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Sports (Basel). 2019 Dec 14;7(12). pii: E251. doi: 10.3390/sports7120251.

A Warning against the Negligent Use of Cannabidiol in Professional and Amateur Athletes.

Author information

1
Chemisches und Veterinäruntersuchungsamt (CVUA) Karlsruhe, Weissenburger Strasse 3, 76187 Karlsruhe, Germany.
2
Institute for Cardiovascular Research and Sports Medicine, Department of Molecular and Cellular Sports Medicine, German Sports University, 50333 Cologne, Germany.

Abstract

Cannabidiol (CBD) is a non-psychoactive cannabinoid, widely marketed to athletes for claimed effects such as decreased anxiety, fear memory extinction, anti-inflammatory properties, relief of pain and for post-exercise recovery. The World Anti-Doping Agency (WADA) has excluded CBD from its list of prohibited substances. Nevertheless, caution is currently advised for athletes intending to use the compound-except CBD, all other cannabinoids are still on the prohibited list. CBD products, specifically non-medicinal, so-called full-spectrum cannabis extracts, may contain significant levels of these substances, but also contaminations of tetrahydrocannabinol (THC) (>2.5 mg/day in >30% of products on the German market) potentially leading to positive doping tests. Labelled claims about CBD content and absence of THC are often false and misleading. Contaminations with the psychoactive THC can result in adverse effects on cognition and, in general, the safety profile of CBD with respect to its toxicity is a controversial topic of discussion. For these reasons, we would currently advise against the use of over-the-counter CBD products, especially those from dubious internet sources without quality control.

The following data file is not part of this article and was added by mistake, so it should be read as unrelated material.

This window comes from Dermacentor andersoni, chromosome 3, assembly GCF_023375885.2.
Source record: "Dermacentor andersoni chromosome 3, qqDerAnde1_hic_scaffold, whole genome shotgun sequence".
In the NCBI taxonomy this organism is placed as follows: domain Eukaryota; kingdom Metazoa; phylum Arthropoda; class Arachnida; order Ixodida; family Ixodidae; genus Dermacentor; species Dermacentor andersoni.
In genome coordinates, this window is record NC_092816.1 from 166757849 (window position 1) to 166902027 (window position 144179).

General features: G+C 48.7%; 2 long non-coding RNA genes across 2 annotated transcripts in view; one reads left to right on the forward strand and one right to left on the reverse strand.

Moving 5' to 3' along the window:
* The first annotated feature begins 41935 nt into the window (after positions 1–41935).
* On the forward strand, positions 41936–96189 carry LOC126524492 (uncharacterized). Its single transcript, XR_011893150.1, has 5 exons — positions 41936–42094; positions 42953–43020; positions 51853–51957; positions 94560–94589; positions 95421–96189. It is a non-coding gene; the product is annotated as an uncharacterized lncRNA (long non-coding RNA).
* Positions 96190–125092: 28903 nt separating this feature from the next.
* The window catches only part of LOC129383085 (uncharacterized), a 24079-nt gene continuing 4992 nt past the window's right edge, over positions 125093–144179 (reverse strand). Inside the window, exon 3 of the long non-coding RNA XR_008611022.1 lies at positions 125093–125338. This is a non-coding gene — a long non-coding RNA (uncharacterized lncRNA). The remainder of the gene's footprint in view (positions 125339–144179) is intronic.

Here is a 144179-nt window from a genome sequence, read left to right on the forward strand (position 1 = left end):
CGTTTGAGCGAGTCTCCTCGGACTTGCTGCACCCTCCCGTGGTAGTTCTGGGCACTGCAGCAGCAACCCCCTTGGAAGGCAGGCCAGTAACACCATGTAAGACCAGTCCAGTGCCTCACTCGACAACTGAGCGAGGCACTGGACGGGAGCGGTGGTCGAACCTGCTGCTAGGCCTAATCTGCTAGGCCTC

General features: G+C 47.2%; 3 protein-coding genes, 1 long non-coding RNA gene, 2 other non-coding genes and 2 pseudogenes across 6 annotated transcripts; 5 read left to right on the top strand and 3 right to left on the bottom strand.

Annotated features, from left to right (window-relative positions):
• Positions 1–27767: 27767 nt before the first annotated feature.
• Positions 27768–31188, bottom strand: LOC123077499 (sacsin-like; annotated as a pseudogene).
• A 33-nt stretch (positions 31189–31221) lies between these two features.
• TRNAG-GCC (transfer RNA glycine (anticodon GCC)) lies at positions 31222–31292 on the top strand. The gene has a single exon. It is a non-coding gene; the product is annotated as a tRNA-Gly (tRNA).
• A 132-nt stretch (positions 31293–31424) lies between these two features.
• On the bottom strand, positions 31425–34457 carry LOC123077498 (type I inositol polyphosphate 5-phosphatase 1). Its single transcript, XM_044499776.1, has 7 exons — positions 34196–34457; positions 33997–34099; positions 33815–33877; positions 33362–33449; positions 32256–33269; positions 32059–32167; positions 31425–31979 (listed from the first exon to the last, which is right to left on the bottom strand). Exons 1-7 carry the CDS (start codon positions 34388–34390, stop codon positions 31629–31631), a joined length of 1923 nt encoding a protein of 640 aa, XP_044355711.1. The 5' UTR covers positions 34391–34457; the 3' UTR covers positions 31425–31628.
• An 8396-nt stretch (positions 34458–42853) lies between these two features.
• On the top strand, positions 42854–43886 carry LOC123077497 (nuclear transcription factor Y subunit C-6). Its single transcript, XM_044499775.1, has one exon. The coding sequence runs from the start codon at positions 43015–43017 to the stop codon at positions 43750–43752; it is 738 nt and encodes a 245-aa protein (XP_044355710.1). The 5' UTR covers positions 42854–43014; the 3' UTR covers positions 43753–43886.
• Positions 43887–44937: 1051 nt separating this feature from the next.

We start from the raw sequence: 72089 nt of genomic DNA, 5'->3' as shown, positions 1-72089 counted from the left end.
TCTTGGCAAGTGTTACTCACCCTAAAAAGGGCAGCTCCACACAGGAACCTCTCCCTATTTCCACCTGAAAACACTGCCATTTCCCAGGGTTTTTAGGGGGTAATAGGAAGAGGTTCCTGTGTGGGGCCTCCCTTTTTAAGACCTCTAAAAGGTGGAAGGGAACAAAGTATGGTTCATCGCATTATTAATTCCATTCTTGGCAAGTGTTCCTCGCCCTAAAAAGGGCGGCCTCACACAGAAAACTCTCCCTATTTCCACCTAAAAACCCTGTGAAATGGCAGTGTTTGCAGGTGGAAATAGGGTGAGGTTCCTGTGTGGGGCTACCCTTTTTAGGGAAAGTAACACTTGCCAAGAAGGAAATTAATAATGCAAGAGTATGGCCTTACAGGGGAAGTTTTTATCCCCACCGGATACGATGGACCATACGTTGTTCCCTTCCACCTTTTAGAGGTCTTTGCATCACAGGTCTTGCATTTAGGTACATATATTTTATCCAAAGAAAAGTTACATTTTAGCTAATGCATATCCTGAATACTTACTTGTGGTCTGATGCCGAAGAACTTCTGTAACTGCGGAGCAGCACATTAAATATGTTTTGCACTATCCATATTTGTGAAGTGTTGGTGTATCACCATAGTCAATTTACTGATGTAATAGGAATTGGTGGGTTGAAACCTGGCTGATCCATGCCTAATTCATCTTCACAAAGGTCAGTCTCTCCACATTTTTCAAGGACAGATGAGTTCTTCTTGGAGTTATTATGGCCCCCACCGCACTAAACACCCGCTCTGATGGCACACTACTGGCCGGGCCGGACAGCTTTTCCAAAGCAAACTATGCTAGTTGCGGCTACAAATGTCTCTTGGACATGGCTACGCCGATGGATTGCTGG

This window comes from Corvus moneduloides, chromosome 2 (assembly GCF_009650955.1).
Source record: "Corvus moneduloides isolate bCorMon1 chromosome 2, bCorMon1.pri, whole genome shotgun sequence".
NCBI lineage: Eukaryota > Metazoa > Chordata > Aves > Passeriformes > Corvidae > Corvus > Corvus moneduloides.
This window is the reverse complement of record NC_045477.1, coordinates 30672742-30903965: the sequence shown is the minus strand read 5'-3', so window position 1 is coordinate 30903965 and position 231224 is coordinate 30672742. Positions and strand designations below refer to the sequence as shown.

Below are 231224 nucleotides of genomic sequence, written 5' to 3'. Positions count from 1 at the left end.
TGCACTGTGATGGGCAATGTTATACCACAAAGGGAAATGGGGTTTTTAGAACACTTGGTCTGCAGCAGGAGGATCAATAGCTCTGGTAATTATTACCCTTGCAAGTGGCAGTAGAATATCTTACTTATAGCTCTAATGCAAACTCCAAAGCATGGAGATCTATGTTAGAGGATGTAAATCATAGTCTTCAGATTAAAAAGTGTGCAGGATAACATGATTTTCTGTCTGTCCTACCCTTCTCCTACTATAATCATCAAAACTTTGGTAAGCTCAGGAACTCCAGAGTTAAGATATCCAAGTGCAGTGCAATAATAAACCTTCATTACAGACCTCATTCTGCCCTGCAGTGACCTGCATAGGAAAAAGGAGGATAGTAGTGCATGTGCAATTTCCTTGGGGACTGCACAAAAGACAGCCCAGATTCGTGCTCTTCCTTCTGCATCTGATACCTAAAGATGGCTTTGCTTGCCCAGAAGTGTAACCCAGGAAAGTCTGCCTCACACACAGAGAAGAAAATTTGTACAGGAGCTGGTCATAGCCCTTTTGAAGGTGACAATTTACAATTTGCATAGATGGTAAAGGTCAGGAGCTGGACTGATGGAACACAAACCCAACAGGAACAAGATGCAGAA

KEYWORDS:

cannabidiol; cannabis sativa; delta-9-tetrahydrocannabinol; doping in sports; exercise nutritional science

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